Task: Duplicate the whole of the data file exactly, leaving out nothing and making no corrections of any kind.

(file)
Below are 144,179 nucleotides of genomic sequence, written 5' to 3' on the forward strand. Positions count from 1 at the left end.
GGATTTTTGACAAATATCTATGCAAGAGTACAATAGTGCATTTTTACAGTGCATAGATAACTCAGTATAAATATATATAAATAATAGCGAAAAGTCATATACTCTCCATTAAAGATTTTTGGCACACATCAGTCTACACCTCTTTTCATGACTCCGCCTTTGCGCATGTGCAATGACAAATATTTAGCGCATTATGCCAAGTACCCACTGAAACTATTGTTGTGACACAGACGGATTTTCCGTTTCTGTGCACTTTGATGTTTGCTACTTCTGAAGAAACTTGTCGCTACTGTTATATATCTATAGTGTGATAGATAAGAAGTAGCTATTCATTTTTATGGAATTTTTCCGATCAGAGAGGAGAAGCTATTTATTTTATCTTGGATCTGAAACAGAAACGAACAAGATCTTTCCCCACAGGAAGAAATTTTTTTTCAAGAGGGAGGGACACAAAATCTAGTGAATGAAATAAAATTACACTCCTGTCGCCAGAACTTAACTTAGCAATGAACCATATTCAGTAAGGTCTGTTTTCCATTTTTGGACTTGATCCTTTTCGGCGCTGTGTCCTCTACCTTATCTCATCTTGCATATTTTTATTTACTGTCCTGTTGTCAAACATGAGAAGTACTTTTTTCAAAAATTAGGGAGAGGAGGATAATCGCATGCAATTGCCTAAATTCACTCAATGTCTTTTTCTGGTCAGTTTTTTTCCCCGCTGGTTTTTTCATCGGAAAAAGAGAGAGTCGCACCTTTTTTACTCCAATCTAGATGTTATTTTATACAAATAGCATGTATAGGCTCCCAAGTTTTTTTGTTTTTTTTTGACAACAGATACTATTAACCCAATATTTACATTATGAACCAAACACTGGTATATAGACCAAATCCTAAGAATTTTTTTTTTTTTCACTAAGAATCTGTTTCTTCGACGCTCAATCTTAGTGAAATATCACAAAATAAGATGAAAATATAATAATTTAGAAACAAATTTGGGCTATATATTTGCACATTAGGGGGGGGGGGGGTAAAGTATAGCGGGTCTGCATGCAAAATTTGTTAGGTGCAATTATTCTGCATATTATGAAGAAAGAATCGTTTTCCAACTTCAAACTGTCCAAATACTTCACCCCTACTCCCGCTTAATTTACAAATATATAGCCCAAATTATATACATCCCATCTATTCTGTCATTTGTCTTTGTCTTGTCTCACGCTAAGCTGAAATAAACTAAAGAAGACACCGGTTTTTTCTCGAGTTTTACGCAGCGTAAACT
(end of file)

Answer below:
Below are 144,179 nucleotides of genomic sequence, written 5' to 3' on the forward strand. Positions count from 1 at the left end.
GGATTTTTGACAAATATCTATGCAAGAGTACAATAGTGCATTTTTACAGTGCATAGATAACTCAGTATAAATATATATAAATAATAGCGAAAAGTCATATACTCTCCATTAAAGATTTTTGGCACACATCAGTCTACACCTCTTTTCATGACTCCGCCTTTGCGCATGTGCAATGACAAATATTTAGCGCATTATGCCAAGTACCCACTGAAACTATTGTTGTGACACAGACGGATTTTCCGTTTCTGTGCACTTTGATGTTTGCTACTTCTGAAGAAACTTGTCGCTACTGTTATATATCTATAGTGTGATAGATAAGAAGTAGCTATTCATTTTTATGGAATTTTTCCGATCAGAGAGGAGAAGCTATTTATTTTATCTTGGATCTGAAACAGAAACGAACAAGATCTTTCCCCACAGGAAGAAATTTTTTTTCAAGAGGGAGGGACACAAAATCTAGTGAATGAAATAAAATTACACTCCTGTCGCCAGAACTTAACTTAGCAATGAACCATATTCAGTAAGGTCTGTTTTCCATTTTTGGACTTGATCCTTTTCGGCGCTGTGTCCTCTACCTTATCTCATCTTGCATATTTTTATTTACTGTCCTGTTGTCAAACATGAGAAGTACTTTTTTCAAAAATTAGGGAGAGGAGGATAATCGCATGCAATTGCCTAAATTCACTCAATGTCTTTTTCTGGTCAGTTTTTTTCCCCGCTGGTTTTTTCATCGGAAAAAGAGAGAGTCGCACCTTTTTTACTCCAATCTAGATGTTATTTTATACAAATAGCATGTATAGGCTCCCAAGTTTTTTTGTTTTTTTTTGACAACAGATACTATTAACCCAATATTTACATTATGAACCAAACACTGGTATATAGACCAAATCCTAAGAATTTTTTTTTTTTTCACTAAGAATCTGTTTCTTCGACGCTCAATCTTAGTGAAATATCACAAAATAAGATGAAAATATAATAATTTAGAAACAAATTTGGGCTATATATTTGCACATTAGGGGGGGGGGGGGTAAAGTATAGCGGGTCTGCATGCAAAATTTGTTAGGTGCAATTATTCTGCATATTATGAAGAAAGAATCGTTTTCCAACTTCAAACTGTCCAAATACTTCACCCCTACTCCCGCTTAATTTACAAATATATAGCCCAAATTATATACATCCCATCTATTCTGTCATTTGTCTTTGTCTTGTCTCACGCTAAGCTGAAATAAACTAAAGAAGACACCGGTTTTTTCTCGAGTTTTACGCAGCGTAAACT